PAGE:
As awesome as your support team is, not everyone wants to speak to them to change something simple like updating an expired card. And your team members probably have bigger issues they’d prefer to spend their time working on.
With less strain on your support team to handle menial tasks, it frees up extra time for them to deepen customer relationships and provide more focused customer communications. And when people have more positive (and less frequent!) interactions with your support team, they’re more likely to stick around: increasing customer lifetime value (LTV) and improving customer retention.
This goes for new customer signups, too. If your product is relatively simple and doesn’t always require a sales rep to close a new deal, modern subscription management solutions offer a simple way to create new business.
Removing obstacles for prospective customers to sign up is a win-win—and a hosted registration page is a great way to do that. Giving customers the option of multiple payment gateways and the ability to choose add-ons to their subscriptions also increases revenue potential.
A Robust Suite of Collections Assurance Features
The best subscription management software will include credit card auto-updating, retry schedules, and AR aging reports. These features can help subscription-based businesses recover huge amounts of lost revenue.
Take bitHeads, for example. The business had a complex, usage-based pricing model which came with a truckload of security concerns surrounding storing customer data, then a boatload of issues with actually collecting payment.
Issues like failed payments saw them losing revenue every month. They desperately needed to automate recurring payments, then secure customer payments with an effective dunning management system. Subscription management software gave them that ability.
Since introducing a solution to handle its subscription lifecycle management, it now recovers around 5-10% of its monthly revenue which may otherwise have been written off. Nice, right?
A Flexible Catalog
Catalog flexibility is critical if you’re serious about customer satisfaction and want a competitive edge in the SaaS market. It enables you to easily add new products and subscription plans, create custom pricing and plan configuration for unique customers, and roll out easy, automated pricing uplifts.
The very nature of a subscription-based business model means dealing with variations in the billing cycle between customers. And in the fast-evolving world of SaaS, customers expect flexible billing options. And then some.
Subscription management software lets you manage multiple pricing strategies simultaneously. You can test offer usage-based services, per-user plans, a tiered model, or any other pricing strategy among market segments to find the best fit. Then, capitalize on your findings. Subscription management software also includes automated, ASC 606-compliant revenue recognition which would be nigh on impossible to manage manually—especially for a growing business with an expanding customer base.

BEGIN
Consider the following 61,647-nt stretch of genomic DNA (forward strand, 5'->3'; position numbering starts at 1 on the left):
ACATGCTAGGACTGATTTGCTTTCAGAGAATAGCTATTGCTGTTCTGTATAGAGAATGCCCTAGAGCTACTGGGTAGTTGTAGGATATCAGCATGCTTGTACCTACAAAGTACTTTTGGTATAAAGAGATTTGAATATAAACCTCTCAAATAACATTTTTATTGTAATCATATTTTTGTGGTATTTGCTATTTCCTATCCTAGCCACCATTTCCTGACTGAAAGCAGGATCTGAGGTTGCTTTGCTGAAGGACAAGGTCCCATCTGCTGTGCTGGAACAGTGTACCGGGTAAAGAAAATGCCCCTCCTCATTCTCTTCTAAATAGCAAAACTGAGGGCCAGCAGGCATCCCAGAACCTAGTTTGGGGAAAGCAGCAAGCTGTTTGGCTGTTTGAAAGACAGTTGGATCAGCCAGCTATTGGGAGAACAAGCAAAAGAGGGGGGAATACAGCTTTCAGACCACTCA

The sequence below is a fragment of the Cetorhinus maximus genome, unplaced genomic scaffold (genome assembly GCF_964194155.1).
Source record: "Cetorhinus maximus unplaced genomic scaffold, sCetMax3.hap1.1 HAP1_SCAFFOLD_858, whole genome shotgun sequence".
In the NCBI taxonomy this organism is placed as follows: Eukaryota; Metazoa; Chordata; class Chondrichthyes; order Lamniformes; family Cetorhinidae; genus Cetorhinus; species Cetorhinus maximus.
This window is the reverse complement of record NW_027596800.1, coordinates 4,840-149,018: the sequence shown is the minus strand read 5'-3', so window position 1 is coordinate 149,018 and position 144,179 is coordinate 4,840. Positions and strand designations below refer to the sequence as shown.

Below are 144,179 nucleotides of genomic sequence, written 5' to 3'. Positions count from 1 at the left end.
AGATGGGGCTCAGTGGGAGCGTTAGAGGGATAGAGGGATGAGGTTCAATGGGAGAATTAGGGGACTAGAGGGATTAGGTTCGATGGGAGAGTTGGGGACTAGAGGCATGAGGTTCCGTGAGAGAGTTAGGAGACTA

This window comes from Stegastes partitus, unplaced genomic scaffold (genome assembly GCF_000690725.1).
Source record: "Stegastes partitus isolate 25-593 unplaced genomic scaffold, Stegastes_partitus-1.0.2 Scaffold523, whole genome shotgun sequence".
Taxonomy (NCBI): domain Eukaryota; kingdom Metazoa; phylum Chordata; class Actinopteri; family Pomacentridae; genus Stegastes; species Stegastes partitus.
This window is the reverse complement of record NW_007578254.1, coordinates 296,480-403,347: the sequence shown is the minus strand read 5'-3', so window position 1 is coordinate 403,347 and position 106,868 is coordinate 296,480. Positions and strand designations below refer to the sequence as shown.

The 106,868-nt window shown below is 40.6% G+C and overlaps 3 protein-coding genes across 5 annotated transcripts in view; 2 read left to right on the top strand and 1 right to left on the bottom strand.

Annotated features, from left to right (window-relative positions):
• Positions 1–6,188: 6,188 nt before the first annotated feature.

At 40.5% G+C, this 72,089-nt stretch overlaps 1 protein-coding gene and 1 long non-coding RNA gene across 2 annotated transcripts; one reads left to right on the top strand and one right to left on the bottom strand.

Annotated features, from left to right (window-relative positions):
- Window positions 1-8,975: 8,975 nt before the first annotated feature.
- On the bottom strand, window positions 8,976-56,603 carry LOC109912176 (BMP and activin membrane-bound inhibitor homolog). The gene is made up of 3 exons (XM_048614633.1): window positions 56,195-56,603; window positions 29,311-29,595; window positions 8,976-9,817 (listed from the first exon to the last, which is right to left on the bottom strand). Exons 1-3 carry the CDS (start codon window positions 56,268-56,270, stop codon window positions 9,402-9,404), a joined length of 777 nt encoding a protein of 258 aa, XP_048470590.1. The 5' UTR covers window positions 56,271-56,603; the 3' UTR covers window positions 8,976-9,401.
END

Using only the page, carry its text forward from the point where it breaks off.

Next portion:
Using subscription management software means you can offer free and paid trials, with targeted marketing campaigns to convert those users. Plus, being able to accept global payments in multiple currencies unlocks the potential for international growth.
“Information is the oil of the 21st century, and analytics is the combustion engine.” That’s according to Peter Sondergaard of Gartner Inc. And I think we’d all be inclined to agree.
Real-time reports help leadership make better, data-driven decisions that encourage business growth. For example, monthly recurring revenue (MRR) reports help you keep track of contraction MRR and churn, so you can identify problem areas and respond faster. The right subscription management software in your tech stack won’t just influence important decisions, it will give you the actual means to scale, too.
Accurate forecasting is an infamously tricky task (just ask the weatherman😉), but subscription management software leverages your subscription business’s predictable recurring revenue to provide insightful and practically useful reports.
Use them for sales forecasting, product development, and strategic planning to develop recurring revenues.
So What’s Better: Recurring Billing or Subscription Management Software?
There’s no simple answer as to what is necessarily ‘better’, but rather what solution meets your business’s needs.
A subscription management platform will include recurring billing, whereas the only requirement of recurring billing software is to automate invoicing and accept recurring payments.
So, if you’re looking for a more holistic solution for your recurring revenue business, a subscription management system may be more fitting.
It encompasses every stage of the subscription lifecycle, from payment processing and storing customer information, to customer communication, reporting, price strategy testing, dunning management, and more.
While subscription billing features alone may be suitable for a smaller-scale SaaS business, automated subscription management is a growth catalyst for the ambitious who want to plug leaks, optimize monetization, be regulation compliant, and manage customer subscriptions with an excellent user experience from A-Z.